Massif –  a geologic term referring to an integral part of the Earth’s crust.

The Artist, Larry Isgur

Larry Isgur was born in Pasadena, TX in 1963 and grew up in southwest Houston.  Even as a young boy, he was always curious about how things worked.  As a result, his toys were in a constant state of disassembly.

Larry graduated from the University of Texas at Austin with a degree in Geophysics.  After graduation, he took a position designing and building equipment to test air pollution for Cubix Corporation, where he eventually rose to the position of President.

In  1999, Larry left Cubix to pursue  an invention, the Catio, an outdoor housing for indoor cats which controls cat odors.  The Catio was a critical success, gaining a “Cat Fancy” ‘Best New Product’ award.

At the same time, Larry also built and ran a coffee shop, Jo on the Go, in San Marcos, TX.  Sold two years later, Jo on the Go is still a popular venue on the edge of campus.

In 2001, Larry and his best friend, Carlos Garza, became interested in concrete countertops.  They went on to form Caldera Design where they produced concrete countertops, fireplace surrounds, decorative window sills and numerous other custom pieces which adorn homes all over central Texas.

Larry branched out and began building reusable concrete molds from which he produces multiple planters, fountains, tables, benches, and other works all out of concrete.  His work features simple clean geometries rendered in unique new forms and has been featured on the cover of “Austin Home & Living.”

Massif Concrete is Larry’s latest venture (with help from fellow concrete artist, Greg Bright of Ancient Art Countertops).   His planters and fountains can be found at local retail outlets  Big Red Sun and East Austin Succulents.   Because of the versatility of his medium Larry is able to design concrete products to suit a wide range of needs.  Serving both residential and commercial clients, Massif Concrete creates original tables, chairs, bars, countertops, bath features, lighting fixtures, mailboxes, and signs, according to individual specifications and ideas.  Recent commercial clients have included the City of Austin, Leslie Fossler Interiors, Mark Word Design, and Chez Zee Cafe.

An Interview with Larry Isgur for East Austin Studio Tours

First off, you have an incredibly varied business background, including creating a cat biosphere that controls pet odors (please correct us if we are wrong) which was called the Catio – a priceless name if there ever was one. Could you tell us a little bit about how you arrived at creating functional concrete installations for a living?

I always had the entrepreneurial spirit. And never could stand working in a structured environment. I love to create things with my hands; things that are useful. When I found molded concrete, I knew I had found something that would not only play to my strengths, but that would continually challenge me and keep things interesting. The durability of concrete is a big attraction, but also a call to create only simple, timeless designs. My creations will last hundreds, if not thousands, of years – even exposed to the elements. So the real test of their durability is whether they can withstand society’s changing tastes.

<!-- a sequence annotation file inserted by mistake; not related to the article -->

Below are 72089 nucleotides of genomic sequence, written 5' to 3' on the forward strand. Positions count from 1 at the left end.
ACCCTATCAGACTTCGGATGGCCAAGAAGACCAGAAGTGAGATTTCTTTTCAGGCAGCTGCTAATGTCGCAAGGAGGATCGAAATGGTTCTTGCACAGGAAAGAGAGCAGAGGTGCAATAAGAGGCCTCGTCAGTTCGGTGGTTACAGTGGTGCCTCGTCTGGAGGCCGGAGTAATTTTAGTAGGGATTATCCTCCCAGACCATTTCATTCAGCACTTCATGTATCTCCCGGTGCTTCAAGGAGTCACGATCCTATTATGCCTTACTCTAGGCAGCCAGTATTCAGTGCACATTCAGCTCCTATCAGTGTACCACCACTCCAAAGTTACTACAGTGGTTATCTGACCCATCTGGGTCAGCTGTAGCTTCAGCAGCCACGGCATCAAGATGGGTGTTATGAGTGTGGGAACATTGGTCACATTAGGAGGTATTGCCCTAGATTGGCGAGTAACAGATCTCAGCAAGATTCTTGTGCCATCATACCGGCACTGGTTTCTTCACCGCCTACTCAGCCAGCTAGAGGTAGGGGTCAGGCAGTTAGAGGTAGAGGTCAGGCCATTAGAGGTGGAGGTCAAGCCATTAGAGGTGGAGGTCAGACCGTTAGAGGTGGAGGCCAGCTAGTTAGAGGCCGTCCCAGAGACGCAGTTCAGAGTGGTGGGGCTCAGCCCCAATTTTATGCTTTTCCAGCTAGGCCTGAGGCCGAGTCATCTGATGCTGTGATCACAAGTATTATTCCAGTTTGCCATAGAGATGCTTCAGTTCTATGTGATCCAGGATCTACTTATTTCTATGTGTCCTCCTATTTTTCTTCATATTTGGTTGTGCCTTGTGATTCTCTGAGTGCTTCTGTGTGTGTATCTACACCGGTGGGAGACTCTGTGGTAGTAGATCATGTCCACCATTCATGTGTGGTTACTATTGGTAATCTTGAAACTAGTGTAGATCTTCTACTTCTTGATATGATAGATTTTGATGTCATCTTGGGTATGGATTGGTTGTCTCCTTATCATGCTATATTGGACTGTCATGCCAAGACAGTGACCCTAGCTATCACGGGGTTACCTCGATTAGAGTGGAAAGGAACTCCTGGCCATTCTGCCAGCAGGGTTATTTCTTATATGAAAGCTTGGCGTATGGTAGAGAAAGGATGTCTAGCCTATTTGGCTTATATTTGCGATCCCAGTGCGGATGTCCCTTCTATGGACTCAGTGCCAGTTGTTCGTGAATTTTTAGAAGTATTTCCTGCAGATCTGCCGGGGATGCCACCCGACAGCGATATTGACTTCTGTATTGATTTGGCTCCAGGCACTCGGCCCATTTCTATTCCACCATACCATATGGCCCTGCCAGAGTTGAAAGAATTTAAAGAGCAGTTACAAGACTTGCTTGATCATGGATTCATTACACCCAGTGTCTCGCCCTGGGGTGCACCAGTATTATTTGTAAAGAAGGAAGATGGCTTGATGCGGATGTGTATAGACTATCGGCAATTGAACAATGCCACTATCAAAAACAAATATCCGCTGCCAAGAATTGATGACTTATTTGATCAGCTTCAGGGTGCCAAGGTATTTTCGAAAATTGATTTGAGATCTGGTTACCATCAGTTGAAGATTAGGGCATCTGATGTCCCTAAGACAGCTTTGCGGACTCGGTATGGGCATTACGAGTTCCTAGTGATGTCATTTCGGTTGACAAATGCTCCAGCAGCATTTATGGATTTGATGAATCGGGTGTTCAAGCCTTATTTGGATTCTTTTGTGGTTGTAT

We’re not entirely informed as to the history of using concrete in a more artistic fashions than roadways and buildings, but why do you think it has emerged as a medium that people love to have in their homes?

There’s something about concrete. Sure, it’s man-made stone. But it’s still stone. It’s beautiful and durable and can be made pleasant to the touch. It can take virtually any shape. It can be colored, ground, inlaid, backlit, and plumbed. What’s not to love?

What are the challenges/benefits of working with concrete?

Benefits – See above. Challenges – Concrete is heavy. So its a challenge to move and install. But also, it’s heavy in the mold. Vertical molds have to be built to resist a lot of weight. Also, staining is a challenge. There are different sealers that can protect the concrete, but you lose some of the tactile aesthetic. Then there are waxes, which feel great, but are not impervious. Then occasionally, we find the rare client who is willing to let the concrete patina naturally. Which boils down to a matter of tolerance and patience. And, I should mention that there are some new sealers just out that promise the best of both worlds. It’s exciting, and we’re always experimenting with new sealers.

Do you have a favorite project that you have worked on and what made it special?

Last year, GARDENS commissioned me to create a concrete bench, table and fountain for a west Austin residence. The bench was molded onsite and turned into place. It weighed over 3000 pounds in the mold and took 10 men to turn. And it landed within an 1/8” of its intended location! The table and the fountain were special because they both were molded as single pieces and contained an internal support system that allowed them to cantilever far beyond what one would normally expect.

 You wrote in your artist bio that you are exploring using more recycled materials in your work. What would this entail?

I’ve been mixing styrofoam into my concrete creations where applicable. It makes the concrete so much lighter. And it saves on the amount of concrete I have to use. And if mixed properly, it isn’t detectable. So far, I’ve been buying bean bag chairs on the cheap and using their styrofoam fill. But I have plans, as demand dictates, to create a styrofoam mill that would allow me to recycle styrofoam packing materials into a usable form with concrete.